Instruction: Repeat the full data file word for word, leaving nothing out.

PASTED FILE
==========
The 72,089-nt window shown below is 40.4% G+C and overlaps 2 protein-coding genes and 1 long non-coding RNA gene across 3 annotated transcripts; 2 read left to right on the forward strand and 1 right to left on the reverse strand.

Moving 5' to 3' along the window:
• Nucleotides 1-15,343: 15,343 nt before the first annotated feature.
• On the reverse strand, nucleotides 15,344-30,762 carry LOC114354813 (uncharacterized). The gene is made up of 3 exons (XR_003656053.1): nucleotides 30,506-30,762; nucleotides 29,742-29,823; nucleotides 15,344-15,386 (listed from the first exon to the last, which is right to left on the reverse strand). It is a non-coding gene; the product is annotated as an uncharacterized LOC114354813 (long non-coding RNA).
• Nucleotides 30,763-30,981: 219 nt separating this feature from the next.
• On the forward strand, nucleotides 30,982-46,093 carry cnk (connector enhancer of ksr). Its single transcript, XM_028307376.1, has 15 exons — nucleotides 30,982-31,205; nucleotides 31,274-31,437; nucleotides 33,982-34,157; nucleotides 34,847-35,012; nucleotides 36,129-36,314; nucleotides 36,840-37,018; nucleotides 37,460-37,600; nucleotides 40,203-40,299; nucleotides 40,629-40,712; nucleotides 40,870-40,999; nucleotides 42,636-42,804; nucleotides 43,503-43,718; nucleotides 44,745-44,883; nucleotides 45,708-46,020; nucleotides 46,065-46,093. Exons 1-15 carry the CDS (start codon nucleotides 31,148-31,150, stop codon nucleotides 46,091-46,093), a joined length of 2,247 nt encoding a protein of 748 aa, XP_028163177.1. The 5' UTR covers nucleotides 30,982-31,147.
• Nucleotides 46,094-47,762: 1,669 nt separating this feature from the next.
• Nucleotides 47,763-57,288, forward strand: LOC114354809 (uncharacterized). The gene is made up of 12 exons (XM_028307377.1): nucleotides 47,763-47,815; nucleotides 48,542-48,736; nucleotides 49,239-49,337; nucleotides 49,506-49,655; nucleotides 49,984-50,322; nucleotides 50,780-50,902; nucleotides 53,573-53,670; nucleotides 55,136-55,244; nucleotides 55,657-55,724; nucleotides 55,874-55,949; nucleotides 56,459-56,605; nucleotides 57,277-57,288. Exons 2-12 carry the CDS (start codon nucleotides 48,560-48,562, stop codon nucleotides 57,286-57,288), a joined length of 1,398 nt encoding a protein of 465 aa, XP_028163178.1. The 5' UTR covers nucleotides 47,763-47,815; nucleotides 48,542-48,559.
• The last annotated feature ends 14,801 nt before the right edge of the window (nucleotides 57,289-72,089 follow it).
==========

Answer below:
The 72,089-nt window shown below is 40.4% G+C and overlaps 2 protein-coding genes and 1 long non-coding RNA gene across 3 annotated transcripts; 2 read left to right on the forward strand and 1 right to left on the reverse strand.

Moving 5' to 3' along the window:
• Nucleotides 1-15,343: 15,343 nt before the first annotated feature.
• On the reverse strand, nucleotides 15,344-30,762 carry LOC114354813 (uncharacterized). The gene is made up of 3 exons (XR_003656053.1): nucleotides 30,506-30,762; nucleotides 29,742-29,823; nucleotides 15,344-15,386 (listed from the first exon to the last, which is right to left on the reverse strand). It is a non-coding gene; the product is annotated as an uncharacterized LOC114354813 (long non-coding RNA).
• Nucleotides 30,763-30,981: 219 nt separating this feature from the next.
• On the forward strand, nucleotides 30,982-46,093 carry cnk (connector enhancer of ksr). Its single transcript, XM_028307376.1, has 15 exons — nucleotides 30,982-31,205; nucleotides 31,274-31,437; nucleotides 33,982-34,157; nucleotides 34,847-35,012; nucleotides 36,129-36,314; nucleotides 36,840-37,018; nucleotides 37,460-37,600; nucleotides 40,203-40,299; nucleotides 40,629-40,712; nucleotides 40,870-40,999; nucleotides 42,636-42,804; nucleotides 43,503-43,718; nucleotides 44,745-44,883; nucleotides 45,708-46,020; nucleotides 46,065-46,093. Exons 1-15 carry the CDS (start codon nucleotides 31,148-31,150, stop codon nucleotides 46,091-46,093), a joined length of 2,247 nt encoding a protein of 748 aa, XP_028163177.1. The 5' UTR covers nucleotides 30,982-31,147.
• Nucleotides 46,094-47,762: 1,669 nt separating this feature from the next.
• Nucleotides 47,763-57,288, forward strand: LOC114354809 (uncharacterized). The gene is made up of 12 exons (XM_028307377.1): nucleotides 47,763-47,815; nucleotides 48,542-48,736; nucleotides 49,239-49,337; nucleotides 49,506-49,655; nucleotides 49,984-50,322; nucleotides 50,780-50,902; nucleotides 53,573-53,670; nucleotides 55,136-55,244; nucleotides 55,657-55,724; nucleotides 55,874-55,949; nucleotides 56,459-56,605; nucleotides 57,277-57,288. Exons 2-12 carry the CDS (start codon nucleotides 48,560-48,562, stop codon nucleotides 57,286-57,288), a joined length of 1,398 nt encoding a protein of 465 aa, XP_028163178.1. The 5' UTR covers nucleotides 47,763-47,815; nucleotides 48,542-48,559.
• The last annotated feature ends 14,801 nt before the right edge of the window (nucleotides 57,289-72,089 follow it).